Please think about interviews first. And don’t use information asymmetry to hide or manipulate the candidates(good ones, hate those interviews). Try to think of it as a honest conversation to figure out if you can work together, instead of trying to play cat and mouse game.
And seriously rethink old habits of calling in people and asking them to write code on paper, and then criticizing the syntax.
And don’t really sit back and shift the “burden of proof” to the candidate altogether.
I tend to think of interviews as two-way sales process. Not one way,
where the candidate has to sell his skillset,with/without knowledge of the job roles.
If you are gonna sit there and question my skillsets, and ask about my interest in the job,
without divulging anything more than a vague “pure python framework”, then well,
we’re not likely to work together at all. Sorry cya.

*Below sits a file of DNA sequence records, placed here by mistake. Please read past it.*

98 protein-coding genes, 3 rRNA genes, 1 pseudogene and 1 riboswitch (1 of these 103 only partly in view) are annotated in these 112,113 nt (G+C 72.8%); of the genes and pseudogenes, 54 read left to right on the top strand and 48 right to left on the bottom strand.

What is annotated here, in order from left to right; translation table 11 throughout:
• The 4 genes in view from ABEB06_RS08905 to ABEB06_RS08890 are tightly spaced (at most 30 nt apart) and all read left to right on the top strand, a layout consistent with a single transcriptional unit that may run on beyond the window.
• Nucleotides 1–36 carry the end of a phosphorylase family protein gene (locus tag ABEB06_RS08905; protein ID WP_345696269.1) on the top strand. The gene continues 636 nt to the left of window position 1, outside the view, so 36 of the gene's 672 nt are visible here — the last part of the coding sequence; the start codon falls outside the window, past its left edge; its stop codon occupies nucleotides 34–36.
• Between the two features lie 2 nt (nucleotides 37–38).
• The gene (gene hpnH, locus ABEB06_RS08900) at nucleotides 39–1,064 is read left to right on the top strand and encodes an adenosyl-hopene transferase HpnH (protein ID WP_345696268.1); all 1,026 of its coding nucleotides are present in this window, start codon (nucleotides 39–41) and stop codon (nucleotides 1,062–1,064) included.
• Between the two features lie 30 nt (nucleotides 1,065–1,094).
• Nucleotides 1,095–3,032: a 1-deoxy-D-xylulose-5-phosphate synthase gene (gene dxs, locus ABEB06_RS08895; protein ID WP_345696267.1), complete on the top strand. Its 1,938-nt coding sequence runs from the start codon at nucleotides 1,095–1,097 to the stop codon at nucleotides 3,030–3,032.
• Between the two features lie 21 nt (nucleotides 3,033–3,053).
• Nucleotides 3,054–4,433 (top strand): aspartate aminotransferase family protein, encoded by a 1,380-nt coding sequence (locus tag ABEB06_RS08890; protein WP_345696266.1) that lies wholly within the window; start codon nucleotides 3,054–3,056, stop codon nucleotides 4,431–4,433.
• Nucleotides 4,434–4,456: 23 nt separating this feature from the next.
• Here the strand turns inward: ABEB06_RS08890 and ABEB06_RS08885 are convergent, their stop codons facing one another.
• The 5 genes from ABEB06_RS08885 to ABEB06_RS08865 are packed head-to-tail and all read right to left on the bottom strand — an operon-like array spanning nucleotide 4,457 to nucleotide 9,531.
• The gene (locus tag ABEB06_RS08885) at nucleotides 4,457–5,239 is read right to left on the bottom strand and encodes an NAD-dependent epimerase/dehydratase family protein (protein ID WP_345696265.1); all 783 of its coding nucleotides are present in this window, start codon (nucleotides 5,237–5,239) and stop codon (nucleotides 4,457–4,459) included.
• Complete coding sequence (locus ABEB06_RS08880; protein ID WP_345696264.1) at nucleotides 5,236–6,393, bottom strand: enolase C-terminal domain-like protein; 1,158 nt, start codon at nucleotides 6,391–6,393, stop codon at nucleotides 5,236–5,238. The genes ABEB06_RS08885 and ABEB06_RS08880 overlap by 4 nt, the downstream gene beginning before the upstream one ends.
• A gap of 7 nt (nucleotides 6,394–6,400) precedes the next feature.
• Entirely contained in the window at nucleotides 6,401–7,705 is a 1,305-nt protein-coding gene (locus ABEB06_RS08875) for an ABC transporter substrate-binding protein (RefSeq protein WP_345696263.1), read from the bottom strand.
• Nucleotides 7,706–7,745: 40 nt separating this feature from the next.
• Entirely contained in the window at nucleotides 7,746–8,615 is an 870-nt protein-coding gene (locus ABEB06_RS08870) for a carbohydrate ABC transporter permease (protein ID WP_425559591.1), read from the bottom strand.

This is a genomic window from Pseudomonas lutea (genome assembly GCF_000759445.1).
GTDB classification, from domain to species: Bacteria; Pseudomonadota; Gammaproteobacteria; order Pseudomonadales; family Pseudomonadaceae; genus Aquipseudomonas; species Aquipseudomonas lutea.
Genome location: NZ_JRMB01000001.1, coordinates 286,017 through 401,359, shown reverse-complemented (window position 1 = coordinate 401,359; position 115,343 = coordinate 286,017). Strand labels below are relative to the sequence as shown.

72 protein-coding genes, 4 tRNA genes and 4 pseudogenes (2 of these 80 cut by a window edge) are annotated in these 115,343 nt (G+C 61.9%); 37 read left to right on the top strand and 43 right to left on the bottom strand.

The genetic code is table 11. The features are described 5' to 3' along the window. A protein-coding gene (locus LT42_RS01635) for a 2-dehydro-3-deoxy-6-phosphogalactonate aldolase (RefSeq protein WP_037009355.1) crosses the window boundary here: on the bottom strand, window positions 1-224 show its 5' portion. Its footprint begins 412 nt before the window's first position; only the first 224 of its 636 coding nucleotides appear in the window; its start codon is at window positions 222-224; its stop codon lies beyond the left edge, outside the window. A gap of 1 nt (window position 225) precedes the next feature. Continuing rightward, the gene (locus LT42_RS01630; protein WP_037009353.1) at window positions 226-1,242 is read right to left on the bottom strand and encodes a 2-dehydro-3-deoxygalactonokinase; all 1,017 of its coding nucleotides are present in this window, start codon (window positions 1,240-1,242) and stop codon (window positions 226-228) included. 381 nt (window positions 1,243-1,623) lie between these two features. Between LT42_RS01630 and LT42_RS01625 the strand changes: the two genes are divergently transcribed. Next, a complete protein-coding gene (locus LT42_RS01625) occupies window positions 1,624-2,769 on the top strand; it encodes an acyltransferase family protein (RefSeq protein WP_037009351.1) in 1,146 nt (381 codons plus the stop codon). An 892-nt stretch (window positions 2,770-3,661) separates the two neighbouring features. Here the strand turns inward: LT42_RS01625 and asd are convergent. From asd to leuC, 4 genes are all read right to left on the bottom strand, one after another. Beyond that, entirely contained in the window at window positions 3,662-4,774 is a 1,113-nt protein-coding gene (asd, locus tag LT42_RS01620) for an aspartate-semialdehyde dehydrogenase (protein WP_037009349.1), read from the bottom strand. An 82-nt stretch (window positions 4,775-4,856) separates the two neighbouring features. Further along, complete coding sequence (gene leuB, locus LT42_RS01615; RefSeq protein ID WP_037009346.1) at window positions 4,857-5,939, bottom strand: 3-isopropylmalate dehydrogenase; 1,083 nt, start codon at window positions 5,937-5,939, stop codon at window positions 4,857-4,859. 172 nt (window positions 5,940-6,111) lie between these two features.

1.you are employing information asymmetry
2.You are shifting “burden of proof”, all the while absolving yourself of any such thing.
3.You are refusing to provide enough information for me to judge my interests.
When I say, a two-way sales process, I mean:
1. Both the parties are trying to exchange some thing that’s of value to the other.
2. Both the parties have to convince the other, what they have is worth it.
3. Both the parties have to be able to trust the other won’t cheat them out of what they’re agreeing to.
Establishing all of these, takes deliberate attention to these ideas first, acceptance next and then open communication.
Unfortunately, real-life is filled with imperfect people trying to half-ass things,(some deliberately,some ignorantly, some just plain simply don’t have the time/attention,
but always to their self-advantage) and we end up with the messy abstractions we have.
And if you find it difficult to switch from an admittance gate mode to two-way sales communication mode,
I recommend you give atleast one read to Daniel H. Pink’s “To sell is human”. I highly recommend a read-pause-write/record-read cycle though.